Munin the monitoring tool surveys all your computers and remembers what it saw. It presents all the information in graphs through a web interface. Its emphasis is on the plug and play capabilities. After completing an installation a high number of monitoring plugins will be playing with no more effort.
Credit goes to munin for developing such a good monitoring tool.
Using Munin you can easily monitor the performance of your computers, networks, SANs, applications, weather measurements and whatever comes to mind. It makes it easy to determine “what’s different today” when a performance problem crops up. It makes it easy to see how you’re doing capacity-wise on any resources.
Munin uses the excellent RRDTool (written by Tobi Oetiker) and the framework is written in Perl, while plugins may be written in any language. Munin has a master/node architecture in which the master connects to all the nodes at regular intervals and asks them for data. It then stores the data in RRD files, and (if needed) updates the graphs. One of the main goals has been ease of creating new plugins (graphs).
This article will help you to install Munin on your system.
Step 1: Set Up EPEL Repository
First, we need to add an epel repository in our system. Use one of the following commands to install as per system architecture.
CentOS/RHEL 6, 32 Bit (i386):# rpm -Uvh http://download.fedoraproject.org/pub/epel/6/i386/epel-release-6-8.noarch.rpmCentOS/RHEL 6, 64 Bit x86_64):# rpm -Uvh http://download.fedoraproject.org/pub/epel/6/x86_64/epel-release-6-8.noarch.rpmCentOS/RHEL 5, 32 Bit (i386):# rpm -Uvh http://dl.fedoraproject.org/pub/epel/5/i386/epel-release-5-4.noarch.rpmCentOS/RHEL 5, 64 Bit (x86_64):# rpm -Uvh http://dl.fedoraproject.org/pub/epel/5/x86_64/epel-release-5-4.noarch.rpm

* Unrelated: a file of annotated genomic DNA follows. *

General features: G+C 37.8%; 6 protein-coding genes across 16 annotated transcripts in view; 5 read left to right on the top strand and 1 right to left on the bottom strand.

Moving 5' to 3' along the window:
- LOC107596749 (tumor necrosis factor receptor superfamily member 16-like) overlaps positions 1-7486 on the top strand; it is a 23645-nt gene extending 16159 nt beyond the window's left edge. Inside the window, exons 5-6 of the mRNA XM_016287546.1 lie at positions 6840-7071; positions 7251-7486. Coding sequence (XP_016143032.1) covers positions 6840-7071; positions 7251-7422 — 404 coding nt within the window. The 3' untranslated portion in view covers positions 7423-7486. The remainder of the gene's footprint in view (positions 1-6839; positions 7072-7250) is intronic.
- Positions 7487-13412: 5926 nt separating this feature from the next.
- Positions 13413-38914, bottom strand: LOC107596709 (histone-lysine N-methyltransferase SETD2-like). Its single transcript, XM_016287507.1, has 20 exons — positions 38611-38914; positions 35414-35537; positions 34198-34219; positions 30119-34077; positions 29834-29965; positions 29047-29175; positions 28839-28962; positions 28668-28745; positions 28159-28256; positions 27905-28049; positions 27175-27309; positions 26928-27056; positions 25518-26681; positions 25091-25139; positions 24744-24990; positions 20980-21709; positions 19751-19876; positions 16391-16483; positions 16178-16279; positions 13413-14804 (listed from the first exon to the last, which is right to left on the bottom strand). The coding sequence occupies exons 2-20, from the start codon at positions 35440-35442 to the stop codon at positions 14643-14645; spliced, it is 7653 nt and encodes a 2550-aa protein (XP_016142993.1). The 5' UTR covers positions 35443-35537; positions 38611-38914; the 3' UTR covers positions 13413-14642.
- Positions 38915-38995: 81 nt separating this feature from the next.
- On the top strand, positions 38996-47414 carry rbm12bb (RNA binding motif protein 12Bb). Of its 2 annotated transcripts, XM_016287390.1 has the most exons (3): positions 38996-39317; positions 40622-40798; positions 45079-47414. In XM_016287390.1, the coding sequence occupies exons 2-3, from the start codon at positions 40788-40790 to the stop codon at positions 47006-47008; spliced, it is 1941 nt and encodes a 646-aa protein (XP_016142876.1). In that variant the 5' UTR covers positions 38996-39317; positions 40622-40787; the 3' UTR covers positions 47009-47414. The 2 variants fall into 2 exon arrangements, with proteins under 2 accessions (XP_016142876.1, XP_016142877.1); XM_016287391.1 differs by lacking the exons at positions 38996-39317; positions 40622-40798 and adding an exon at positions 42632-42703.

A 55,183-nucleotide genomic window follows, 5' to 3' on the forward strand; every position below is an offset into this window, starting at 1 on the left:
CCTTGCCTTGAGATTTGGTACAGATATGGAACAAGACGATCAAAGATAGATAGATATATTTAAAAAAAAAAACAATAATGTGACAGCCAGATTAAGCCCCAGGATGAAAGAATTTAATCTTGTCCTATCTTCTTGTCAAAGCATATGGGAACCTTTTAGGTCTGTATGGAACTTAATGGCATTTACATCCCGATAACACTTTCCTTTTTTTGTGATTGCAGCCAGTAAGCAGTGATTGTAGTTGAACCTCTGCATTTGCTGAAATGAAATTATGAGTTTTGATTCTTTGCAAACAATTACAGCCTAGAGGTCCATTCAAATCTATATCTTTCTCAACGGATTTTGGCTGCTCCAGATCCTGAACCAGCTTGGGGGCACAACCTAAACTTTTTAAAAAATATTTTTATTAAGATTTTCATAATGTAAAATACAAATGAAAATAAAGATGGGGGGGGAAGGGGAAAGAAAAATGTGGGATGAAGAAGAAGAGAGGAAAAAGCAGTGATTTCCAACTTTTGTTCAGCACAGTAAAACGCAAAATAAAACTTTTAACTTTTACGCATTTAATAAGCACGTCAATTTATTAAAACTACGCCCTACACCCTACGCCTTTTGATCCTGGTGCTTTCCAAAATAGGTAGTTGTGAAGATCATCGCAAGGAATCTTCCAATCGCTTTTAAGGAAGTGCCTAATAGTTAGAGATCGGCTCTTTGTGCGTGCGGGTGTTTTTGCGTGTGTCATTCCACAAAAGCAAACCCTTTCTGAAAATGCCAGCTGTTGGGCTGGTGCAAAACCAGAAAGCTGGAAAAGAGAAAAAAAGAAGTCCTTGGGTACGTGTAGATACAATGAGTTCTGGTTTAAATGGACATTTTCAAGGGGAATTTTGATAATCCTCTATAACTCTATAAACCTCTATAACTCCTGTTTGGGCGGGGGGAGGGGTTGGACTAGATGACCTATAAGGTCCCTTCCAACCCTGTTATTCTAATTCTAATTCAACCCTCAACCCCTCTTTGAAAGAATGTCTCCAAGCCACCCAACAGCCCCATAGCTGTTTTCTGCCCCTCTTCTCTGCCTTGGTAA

Step 2: Install Munin Packages
Use following command to install Munin and required packages
# yum –enablerepo=epel install munin munin-node rrdtool httpd
Step 3: Configure Apache
By default Munin creates Apache configuration file /etc/httpd/conf.d/munin.conf. Edit Munin Apache configuration file and add following content.
# vim /etc/httpd/conf.d/munin.confAlias /munin /var/www/html/munin<Directory /var/www/html/munin>Options FollowSymLinksAllowOverride NoneOrder allow,denyAllow from all</Directory><directory /var/www/html/munin>AuthUserFile /etc/munin/munin-htpasswdAuthName “Munin”AuthType Basicrequire valid-userExpiresActive OnExpiresDefault M310</directory>
ScriptAlias /munin-cgi/munin-cgi-graph /var/www/cgi-bin/munin-cgi-graph
Create munin htpasswd file using following command
# htpasswd -cm /etc/munin/munin-htpasswd muninadminNew password:Re-type new password:
Above created login details will be required to access Munin web interface.
Step 4: Restart Services
First, start Munin node service and configure to autostart on system boot.
# /etc/init.d/munin-node start # chkconfig munin-node on Restart Apache service # service httpd restart[/box]
Step 5: Access Munin Web Interface
Open the following URL in the browser to access Munin web interface. Change IP/domain as per your setup.